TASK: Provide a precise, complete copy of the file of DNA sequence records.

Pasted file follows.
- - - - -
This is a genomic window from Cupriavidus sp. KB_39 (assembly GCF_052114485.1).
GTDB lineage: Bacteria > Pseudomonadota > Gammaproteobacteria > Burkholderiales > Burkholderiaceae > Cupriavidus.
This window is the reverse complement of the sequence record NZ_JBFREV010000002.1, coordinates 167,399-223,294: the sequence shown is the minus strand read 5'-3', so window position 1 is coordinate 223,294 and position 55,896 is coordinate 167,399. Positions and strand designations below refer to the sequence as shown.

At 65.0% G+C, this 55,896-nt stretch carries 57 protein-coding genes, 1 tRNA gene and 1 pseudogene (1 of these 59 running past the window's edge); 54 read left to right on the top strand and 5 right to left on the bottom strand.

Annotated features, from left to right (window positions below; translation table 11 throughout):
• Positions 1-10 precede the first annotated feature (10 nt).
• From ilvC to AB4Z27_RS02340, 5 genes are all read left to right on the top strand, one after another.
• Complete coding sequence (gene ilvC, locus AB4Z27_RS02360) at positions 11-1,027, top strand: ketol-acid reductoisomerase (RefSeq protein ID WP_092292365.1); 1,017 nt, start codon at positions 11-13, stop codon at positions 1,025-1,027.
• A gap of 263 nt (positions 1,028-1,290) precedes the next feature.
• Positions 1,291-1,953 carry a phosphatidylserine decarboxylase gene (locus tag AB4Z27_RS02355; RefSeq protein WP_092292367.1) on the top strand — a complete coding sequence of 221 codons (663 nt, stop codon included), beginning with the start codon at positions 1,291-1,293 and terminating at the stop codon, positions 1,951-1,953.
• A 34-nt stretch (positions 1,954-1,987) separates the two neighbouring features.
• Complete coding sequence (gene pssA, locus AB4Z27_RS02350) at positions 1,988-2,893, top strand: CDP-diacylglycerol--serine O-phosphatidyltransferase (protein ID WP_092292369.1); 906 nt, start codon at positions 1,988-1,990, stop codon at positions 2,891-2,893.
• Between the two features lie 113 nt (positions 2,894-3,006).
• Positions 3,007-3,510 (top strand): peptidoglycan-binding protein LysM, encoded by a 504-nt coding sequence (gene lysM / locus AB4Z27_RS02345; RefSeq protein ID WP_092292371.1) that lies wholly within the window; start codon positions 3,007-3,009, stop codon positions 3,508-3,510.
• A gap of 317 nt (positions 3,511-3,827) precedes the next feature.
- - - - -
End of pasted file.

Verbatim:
This is a genomic window from Cupriavidus sp. KB_39 (assembly GCF_052114485.1).
GTDB lineage: Bacteria > Pseudomonadota > Gammaproteobacteria > Burkholderiales > Burkholderiaceae > Cupriavidus.
This window is the reverse complement of the sequence record NZ_JBFREV010000002.1, coordinates 167,399-223,294: the sequence shown is the minus strand read 5'-3', so window position 1 is coordinate 223,294 and position 55,896 is coordinate 167,399. Positions and strand designations below refer to the sequence as shown.

At 65.0% G+C, this 55,896-nt stretch carries 57 protein-coding genes, 1 tRNA gene and 1 pseudogene (1 of these 59 running past the window's edge); 54 read left to right on the top strand and 5 right to left on the bottom strand.

Annotated features, from left to right (window positions below; translation table 11 throughout):
• Positions 1-10 precede the first annotated feature (10 nt).
• From ilvC to AB4Z27_RS02340, 5 genes are all read left to right on the top strand, one after another.
• Complete coding sequence (gene ilvC, locus AB4Z27_RS02360) at positions 11-1,027, top strand: ketol-acid reductoisomerase (RefSeq protein ID WP_092292365.1); 1,017 nt, start codon at positions 11-13, stop codon at positions 1,025-1,027.
• A gap of 263 nt (positions 1,028-1,290) precedes the next feature.
• Positions 1,291-1,953 carry a phosphatidylserine decarboxylase gene (locus tag AB4Z27_RS02355; RefSeq protein WP_092292367.1) on the top strand — a complete coding sequence of 221 codons (663 nt, stop codon included), beginning with the start codon at positions 1,291-1,293 and terminating at the stop codon, positions 1,951-1,953.
• A 34-nt stretch (positions 1,954-1,987) separates the two neighbouring features.
• Complete coding sequence (gene pssA, locus AB4Z27_RS02350) at positions 1,988-2,893, top strand: CDP-diacylglycerol--serine O-phosphatidyltransferase (protein ID WP_092292369.1); 906 nt, start codon at positions 1,988-1,990, stop codon at positions 2,891-2,893.
• Between the two features lie 113 nt (positions 2,894-3,006).
• Positions 3,007-3,510 (top strand): peptidoglycan-binding protein LysM, encoded by a 504-nt coding sequence (gene lysM / locus AB4Z27_RS02345; RefSeq protein ID WP_092292371.1) that lies wholly within the window; start codon positions 3,007-3,009, stop codon positions 3,508-3,510.
• A gap of 317 nt (positions 3,511-3,827) precedes the next feature.